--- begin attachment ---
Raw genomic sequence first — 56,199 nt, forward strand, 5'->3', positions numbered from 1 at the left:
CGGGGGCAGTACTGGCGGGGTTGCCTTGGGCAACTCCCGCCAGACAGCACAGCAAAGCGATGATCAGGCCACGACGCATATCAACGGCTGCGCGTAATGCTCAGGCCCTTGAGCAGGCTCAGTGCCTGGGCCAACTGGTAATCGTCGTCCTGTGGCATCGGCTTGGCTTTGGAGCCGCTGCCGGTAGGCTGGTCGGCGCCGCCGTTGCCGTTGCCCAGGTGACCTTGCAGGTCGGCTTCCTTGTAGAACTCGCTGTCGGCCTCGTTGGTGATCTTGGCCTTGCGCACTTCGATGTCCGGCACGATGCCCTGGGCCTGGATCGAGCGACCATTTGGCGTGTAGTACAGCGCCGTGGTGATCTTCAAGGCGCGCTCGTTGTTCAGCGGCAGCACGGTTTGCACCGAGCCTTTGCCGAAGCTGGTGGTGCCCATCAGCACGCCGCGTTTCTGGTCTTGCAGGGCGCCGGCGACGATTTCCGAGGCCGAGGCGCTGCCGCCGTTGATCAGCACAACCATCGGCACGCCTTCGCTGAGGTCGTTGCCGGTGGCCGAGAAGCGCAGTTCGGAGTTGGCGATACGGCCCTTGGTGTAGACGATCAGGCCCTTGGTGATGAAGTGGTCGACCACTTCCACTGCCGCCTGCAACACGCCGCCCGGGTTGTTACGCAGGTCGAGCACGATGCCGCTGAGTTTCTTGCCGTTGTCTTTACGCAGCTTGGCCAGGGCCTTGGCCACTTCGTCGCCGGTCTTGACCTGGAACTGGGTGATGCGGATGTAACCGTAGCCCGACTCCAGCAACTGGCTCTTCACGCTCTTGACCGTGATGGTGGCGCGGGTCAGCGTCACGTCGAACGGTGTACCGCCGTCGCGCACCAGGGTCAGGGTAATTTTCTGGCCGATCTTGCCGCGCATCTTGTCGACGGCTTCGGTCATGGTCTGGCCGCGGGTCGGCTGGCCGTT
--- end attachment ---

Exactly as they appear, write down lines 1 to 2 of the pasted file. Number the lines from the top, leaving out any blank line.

Raw genomic sequence first — 56,199 nt, forward strand, 5'->3', positions numbered from 1 at the left:
CGGGGGCAGTACTGGCGGGGTTGCCTTGGGCAACTCCCGCCAGACAGCACAGCAAAGCGATGATCAGGCCACGACGCATATCAACGGCTGCGCGTAATGCTCAGGCCCTTGAGCAGGCTCAGTGCCTGGGCCAACTGGTAATCGTCGTCCTGTGGCATCGGCTTGGCTTTGGAGCCGCTGCCGGTAGGCTGGTCGGCGCCGCCGTTGCCGTTGCCCAGGTGACCTTGCAGGTCGGCTTCCTTGTAGAACTCGCTGTCGGCCTCGTTGGTGATCTTGGCCTTGCGCACTTCGATGTCCGGCACGATGCCCTGGGCCTGGATCGAGCGACCATTTGGCGTGTAGTACAGCGCCGTGGTGATCTTCAAGGCGCGCTCGTTGTTCAGCGGCAGCACGGTTTGCACCGAGCCTTTGCCGAAGCTGGTGGTGCCCATCAGCACGCCGCGTTTCTGGTCTTGCAGGGCGCCGGCGACGATTTCCGAGGCCGAGGCGCTGCCGCCGTTGATCAGCACAACCATCGGCACGCCTTCGCTGAGGTCGTTGCCGGTGGCCGAGAAGCGCAGTTCGGAGTTGGCGATACGGCCCTTGGTGTAGACGATCAGGCCCTTGGTGATGAAGTGGTCGACCACTTCCACTGCCGCCTGCAACACGCCGCCCGGGTTGTTACGCAGGTCGAGCACGATGCCGCTGAGTTTCTTGCCGTTGTCTTTACGCAGCTTGGCCAGGGCCTTGGCCACTTCGTCGCCGGTCTTGACCTGGAACTGGGTGATGCGGATGTAACCGTAGCCCGACTCCAGCAACTGGCTCTTCACGCTCTTGACCGTGATGGTGGCGCGGGTCAGCGTCACGTCGAACGGTGTACCGCCGTCGCGCACCAGGGTCAGGGTAATTTTCTGGCCGATCTTGCCGCGCATCTTGTCGACGGCTTCGGTCATGGTCTGGCCGCGGGTCGGCTGGCCGTT